My point being those phones were a definite shonky product, in my opinion. In fact replacement phones from Samsung can have problems too; Southwest Airlines flight 994 from Louisville to Baltimore was evacuated this morning while still at the gate because of a smoking Samsung Galaxy Note 7 smartphone. All passengers and crew exited the plane via the main cabin door and no injuries were reported, a Southwest Airlines spokesperson told The Verge. More worryingly, the phone in question was a replacement Galaxy Note 7, one that was deemed to be safe by Samsung. Quote Source : http://www.theverge.com/2016/10/5/13175000/samsung-galaxy-note-7-fire-replacement-plane-battery-southwest

    I feel like the samsung award is a bit harsh. They weren't deceptive or disengenious as is usually the case with these awards. They took the correct action and did so swiftly, if anything they are a good example of what you should do.

    Samsung was a bit harsh, it was the manufacture of the batteries that are to blame.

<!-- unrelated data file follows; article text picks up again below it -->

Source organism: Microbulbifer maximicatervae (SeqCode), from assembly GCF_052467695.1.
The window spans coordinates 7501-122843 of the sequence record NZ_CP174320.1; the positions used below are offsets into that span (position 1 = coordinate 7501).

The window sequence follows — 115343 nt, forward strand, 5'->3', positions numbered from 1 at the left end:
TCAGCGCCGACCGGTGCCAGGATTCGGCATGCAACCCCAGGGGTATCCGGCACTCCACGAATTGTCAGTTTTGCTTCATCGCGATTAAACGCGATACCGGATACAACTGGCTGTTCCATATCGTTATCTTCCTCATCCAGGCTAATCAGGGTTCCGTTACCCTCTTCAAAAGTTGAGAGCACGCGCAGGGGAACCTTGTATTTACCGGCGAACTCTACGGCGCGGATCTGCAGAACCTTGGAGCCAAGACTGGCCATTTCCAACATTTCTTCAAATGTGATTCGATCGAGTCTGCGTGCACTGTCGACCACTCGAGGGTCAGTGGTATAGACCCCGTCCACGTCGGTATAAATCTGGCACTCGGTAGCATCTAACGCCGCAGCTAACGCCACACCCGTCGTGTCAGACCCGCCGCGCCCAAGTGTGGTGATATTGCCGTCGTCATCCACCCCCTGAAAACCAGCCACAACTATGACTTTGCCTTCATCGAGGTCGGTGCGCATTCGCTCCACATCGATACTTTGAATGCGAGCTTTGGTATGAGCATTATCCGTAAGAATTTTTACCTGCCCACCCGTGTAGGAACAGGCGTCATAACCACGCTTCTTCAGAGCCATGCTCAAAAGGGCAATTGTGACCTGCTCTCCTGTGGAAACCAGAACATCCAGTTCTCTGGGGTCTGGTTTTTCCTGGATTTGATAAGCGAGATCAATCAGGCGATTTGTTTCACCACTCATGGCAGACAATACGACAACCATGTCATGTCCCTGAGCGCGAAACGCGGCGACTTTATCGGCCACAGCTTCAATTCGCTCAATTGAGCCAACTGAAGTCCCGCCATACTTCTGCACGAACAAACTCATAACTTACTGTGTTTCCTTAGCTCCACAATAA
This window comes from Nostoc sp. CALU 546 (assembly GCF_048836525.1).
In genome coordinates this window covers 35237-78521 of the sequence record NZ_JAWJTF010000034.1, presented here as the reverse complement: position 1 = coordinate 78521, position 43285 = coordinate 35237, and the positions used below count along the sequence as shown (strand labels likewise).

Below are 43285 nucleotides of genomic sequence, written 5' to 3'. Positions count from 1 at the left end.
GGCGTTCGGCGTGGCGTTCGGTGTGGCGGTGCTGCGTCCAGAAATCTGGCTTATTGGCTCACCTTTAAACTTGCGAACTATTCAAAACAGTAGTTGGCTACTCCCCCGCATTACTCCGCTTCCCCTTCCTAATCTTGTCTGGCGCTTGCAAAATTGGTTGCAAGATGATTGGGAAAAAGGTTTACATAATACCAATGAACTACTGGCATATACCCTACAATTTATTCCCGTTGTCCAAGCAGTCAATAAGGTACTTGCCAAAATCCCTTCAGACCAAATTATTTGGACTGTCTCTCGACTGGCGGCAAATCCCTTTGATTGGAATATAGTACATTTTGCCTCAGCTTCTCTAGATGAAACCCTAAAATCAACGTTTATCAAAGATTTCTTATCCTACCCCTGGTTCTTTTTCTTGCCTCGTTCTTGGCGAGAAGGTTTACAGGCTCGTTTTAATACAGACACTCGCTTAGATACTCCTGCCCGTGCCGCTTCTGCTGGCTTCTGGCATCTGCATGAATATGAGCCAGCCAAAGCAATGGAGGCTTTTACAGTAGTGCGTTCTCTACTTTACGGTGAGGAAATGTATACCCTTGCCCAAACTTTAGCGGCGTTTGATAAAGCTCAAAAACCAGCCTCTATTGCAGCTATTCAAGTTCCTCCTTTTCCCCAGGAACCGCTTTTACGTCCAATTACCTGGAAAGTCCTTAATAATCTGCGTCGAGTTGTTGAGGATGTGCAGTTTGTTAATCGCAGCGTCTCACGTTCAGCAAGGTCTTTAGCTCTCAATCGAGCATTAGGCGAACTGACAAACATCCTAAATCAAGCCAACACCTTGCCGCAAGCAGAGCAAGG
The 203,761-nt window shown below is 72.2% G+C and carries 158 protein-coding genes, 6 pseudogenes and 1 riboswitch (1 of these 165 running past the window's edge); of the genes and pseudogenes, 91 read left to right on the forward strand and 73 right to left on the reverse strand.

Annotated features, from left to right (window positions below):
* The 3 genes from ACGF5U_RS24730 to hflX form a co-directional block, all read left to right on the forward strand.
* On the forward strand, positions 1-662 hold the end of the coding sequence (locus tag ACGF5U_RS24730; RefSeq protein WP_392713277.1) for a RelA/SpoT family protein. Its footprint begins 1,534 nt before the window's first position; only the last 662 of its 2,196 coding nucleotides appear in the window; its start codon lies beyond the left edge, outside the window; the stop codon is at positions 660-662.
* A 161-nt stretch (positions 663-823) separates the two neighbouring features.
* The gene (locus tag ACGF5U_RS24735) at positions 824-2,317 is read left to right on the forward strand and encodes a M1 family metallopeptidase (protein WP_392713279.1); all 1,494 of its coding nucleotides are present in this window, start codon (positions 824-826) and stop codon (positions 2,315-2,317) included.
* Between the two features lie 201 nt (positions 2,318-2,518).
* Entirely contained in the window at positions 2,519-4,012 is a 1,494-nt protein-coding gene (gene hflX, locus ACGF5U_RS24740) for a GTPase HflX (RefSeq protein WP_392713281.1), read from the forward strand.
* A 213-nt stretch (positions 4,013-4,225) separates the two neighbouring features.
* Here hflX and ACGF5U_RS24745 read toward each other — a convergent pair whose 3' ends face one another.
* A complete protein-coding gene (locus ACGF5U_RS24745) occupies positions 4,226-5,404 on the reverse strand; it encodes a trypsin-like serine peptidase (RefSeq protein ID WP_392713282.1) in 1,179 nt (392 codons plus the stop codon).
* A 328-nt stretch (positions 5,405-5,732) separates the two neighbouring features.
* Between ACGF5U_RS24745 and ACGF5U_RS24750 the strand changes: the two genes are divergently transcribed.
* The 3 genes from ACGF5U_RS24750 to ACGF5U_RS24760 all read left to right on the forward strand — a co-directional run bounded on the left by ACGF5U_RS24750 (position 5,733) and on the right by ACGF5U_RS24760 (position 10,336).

What? No Arnott's Shapes on this list?

    I agree with the inclusion of Samsung on this list. Their products are third rate quality although they might be grade A bling. They've had power troubles for over a decade (my old Samsung flip phone, in its charger, singed a BIG circle on the surface on which it was sitting, before I saw it and threw it out the door ... in the early 2000's; thank goodness I was home!) It's an ongoing theme across their product lines. Then there's my friend's TV's that wouldn't power on a week or two after the end of the warranty period. Then there's all those Samsung washing machines catching fire.

    The only Samsung products I've owned in years have been their SSD's, and I'm not even all that impressed with them. (Except for the fact that they have not burnt up my computer yet, which for Samsung, I guess counts as a good thing.)

    Cheap junk is cheap junk, regardless of the money the vendor spends on advertising and pretty packaging.